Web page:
In 1927, the magician Houdini, was attracting worldwide attention and announced that he could duplicate, by mechanical means, any so-called spiritual phenomenon ever produced. Hamid Bey was sent to the United States at this time to challenge Houdini. Three weeks after Hamid arrived, Houdini died. Hamid, then not knowing any English or any of the customs, signed up as a vaudeville act under a binding two-year contract. He spent the next two years, much to his disdain, doing his “act” on stage three times a day for sometimes heckling audiences. After that experience, he became great friends with Paramhansa Yogananda and traveled with him doing shows and lectures together.
To maintain his temple rank of seven-ring Master, Hamid had to return to Egypt every seven years. He was required to go through additional tests and examinations by his Master. In 1936 when Hamid returned to Egypt, he had a great spiritual experience. He was taken astrally by his Master to the secret Archive Chamber of the Great Pyramid. It was at this time his true mission was revealed. He was to go to the United States, which was to become the new Holy Land, to establish the Coptic Order. In 1937, Master Hamid Bey founded the Coptic Fellowship in Los Angeles, California.
In the following years Hamid dedicated his life to teaching the Universal Principles of right living throughout the United States. Helping him was a pure, humble man from Switzerland, Master Stanley. Only a few details are known of Master Stanley’s background because he would seldom speak of himself or his past
As a young boy in Switzerland, Master Stanley had a spiritual experience that led him to become a teacher of Truth. One hot day he rode his bicycle up a very steep hill. When he reached the top, he was totally exhausted. He went into a state of suspended consciousness. In his words, “the Christ” came to him and spoke. This experience served as a guiding inspiration all his life. Master Stanley often spoke of the Christ’s message of Love, which he wanted to get to as many people as possible.
Master Stanley first was introduced to the Coptic Philosophy when he attended a lecture by Hamid Bey in Detroit, Michigan. A deep spiritual bond was immediately recognized between them. He was ordained by Master Hamid Bey. Master Stanley set about helping to spread the Coptic Teachings throughout the Midwest. He founded the Detroit Coptic Temple, established and taught at centers in Milwaukee, Toledo and Chicago, and went on to open ten more centers throughout the Midwest.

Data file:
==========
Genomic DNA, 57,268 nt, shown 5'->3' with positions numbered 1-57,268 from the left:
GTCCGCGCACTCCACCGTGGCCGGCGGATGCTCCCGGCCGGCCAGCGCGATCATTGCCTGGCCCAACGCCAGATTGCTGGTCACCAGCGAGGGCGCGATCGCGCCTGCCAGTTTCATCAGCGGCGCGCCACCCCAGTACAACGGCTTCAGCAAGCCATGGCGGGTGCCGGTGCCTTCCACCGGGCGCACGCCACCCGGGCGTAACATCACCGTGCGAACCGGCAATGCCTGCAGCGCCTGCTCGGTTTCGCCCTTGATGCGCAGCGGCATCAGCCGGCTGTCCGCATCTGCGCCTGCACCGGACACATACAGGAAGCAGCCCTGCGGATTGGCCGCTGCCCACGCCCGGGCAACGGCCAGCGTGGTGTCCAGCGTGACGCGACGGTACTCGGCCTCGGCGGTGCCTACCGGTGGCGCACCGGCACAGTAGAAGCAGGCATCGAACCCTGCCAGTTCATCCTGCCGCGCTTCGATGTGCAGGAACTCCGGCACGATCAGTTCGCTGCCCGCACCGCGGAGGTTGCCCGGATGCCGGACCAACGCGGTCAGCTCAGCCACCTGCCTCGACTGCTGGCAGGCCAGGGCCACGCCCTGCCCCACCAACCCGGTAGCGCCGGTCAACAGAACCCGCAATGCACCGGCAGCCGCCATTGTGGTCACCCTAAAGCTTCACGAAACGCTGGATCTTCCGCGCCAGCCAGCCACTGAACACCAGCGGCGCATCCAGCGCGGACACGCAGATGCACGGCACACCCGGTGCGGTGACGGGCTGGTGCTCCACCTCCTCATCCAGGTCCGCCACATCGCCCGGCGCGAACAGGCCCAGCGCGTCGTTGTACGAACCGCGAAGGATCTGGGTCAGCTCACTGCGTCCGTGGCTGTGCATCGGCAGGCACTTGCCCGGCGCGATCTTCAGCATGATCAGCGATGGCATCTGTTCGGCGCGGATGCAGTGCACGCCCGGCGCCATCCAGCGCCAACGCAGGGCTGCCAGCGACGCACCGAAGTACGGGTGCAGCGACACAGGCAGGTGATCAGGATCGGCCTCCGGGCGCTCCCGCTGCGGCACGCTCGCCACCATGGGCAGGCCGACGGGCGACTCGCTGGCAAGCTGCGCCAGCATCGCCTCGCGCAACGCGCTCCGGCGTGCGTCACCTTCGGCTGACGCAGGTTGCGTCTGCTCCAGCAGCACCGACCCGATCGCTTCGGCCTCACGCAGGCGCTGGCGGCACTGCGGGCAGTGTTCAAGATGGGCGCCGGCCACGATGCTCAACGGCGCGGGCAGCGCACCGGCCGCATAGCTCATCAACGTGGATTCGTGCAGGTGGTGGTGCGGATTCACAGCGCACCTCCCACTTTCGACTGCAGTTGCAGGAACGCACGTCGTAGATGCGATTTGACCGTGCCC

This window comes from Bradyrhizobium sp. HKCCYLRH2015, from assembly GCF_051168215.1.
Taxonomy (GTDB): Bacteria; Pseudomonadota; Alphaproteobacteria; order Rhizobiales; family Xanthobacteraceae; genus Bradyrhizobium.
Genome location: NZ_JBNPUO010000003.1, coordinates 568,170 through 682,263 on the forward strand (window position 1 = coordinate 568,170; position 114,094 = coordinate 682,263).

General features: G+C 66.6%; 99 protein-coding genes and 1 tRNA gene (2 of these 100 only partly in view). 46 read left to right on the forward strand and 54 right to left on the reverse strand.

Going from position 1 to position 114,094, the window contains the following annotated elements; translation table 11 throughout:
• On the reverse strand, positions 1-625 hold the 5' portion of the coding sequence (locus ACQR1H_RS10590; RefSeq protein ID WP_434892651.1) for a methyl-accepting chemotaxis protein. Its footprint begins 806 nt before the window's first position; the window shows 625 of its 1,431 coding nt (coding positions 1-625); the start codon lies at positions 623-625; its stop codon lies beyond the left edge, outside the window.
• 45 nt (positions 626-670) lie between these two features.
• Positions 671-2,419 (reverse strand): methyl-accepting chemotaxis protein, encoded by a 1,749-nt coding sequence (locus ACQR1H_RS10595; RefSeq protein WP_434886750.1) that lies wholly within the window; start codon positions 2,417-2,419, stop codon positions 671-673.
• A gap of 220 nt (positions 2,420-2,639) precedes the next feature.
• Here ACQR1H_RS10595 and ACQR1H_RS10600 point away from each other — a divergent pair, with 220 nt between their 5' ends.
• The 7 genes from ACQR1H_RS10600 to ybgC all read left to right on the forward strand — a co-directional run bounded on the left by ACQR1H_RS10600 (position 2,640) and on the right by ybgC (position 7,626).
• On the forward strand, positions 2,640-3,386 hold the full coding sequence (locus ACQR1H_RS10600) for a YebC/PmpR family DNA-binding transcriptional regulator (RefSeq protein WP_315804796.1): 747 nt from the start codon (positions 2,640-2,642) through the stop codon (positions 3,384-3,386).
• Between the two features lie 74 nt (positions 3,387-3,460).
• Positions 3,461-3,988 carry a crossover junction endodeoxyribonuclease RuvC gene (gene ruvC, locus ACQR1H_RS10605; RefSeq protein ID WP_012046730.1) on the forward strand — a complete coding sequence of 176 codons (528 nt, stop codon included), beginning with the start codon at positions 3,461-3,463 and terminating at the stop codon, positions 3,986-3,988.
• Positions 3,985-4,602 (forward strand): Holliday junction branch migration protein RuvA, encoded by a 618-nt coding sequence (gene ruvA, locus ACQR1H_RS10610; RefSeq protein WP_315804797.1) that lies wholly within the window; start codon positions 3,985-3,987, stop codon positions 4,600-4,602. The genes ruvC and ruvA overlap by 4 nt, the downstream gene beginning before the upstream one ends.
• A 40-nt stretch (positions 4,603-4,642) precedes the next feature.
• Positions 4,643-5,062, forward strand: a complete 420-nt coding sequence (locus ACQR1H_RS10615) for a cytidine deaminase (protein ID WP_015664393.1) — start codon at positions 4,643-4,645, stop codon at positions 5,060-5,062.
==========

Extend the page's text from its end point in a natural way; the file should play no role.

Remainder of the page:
In the next twenty-three years, Hamid Bey, aided by Master Stanley, continued to teach and establish Coptic Centers in the United States. Master Stanley reached the point of transition from his life in 1972.
John Davis, an honorable and humble man from Michigan, was ordained as a Coptic Minister by Master Stanley in 1969. After Master Stanley’s passing, John Davis became the Midwest Coptic director. In 1974, the Coptic Fellowship held their first National Convention in Kalamazoo, Michigan.
On July 16, 1976, Hamid Bey left his physical body. This happened for two reasons: first, he realized that people were not concentrating on learning the truth for themselves; and secondly, they were concentrating on his dynamic personality. He passed over in a hospital in Los Angeles from what doctors called cardiac arrest. Hamid simply stopped his heart from beating.
Before his transition, Hamid Bey chose John Davis to take over as National Director. According to his wishes, Hamid’s body was cremated, and his ashes were scattered over the Pacific Ocean.
Today, Coptics are continually growing. We no longer stand on the threshold of the New Age; we have proven ourselves and have stepped through it. The present Coptic Fellowship still follow the teachings of Hamid Bey and are universal in purpose.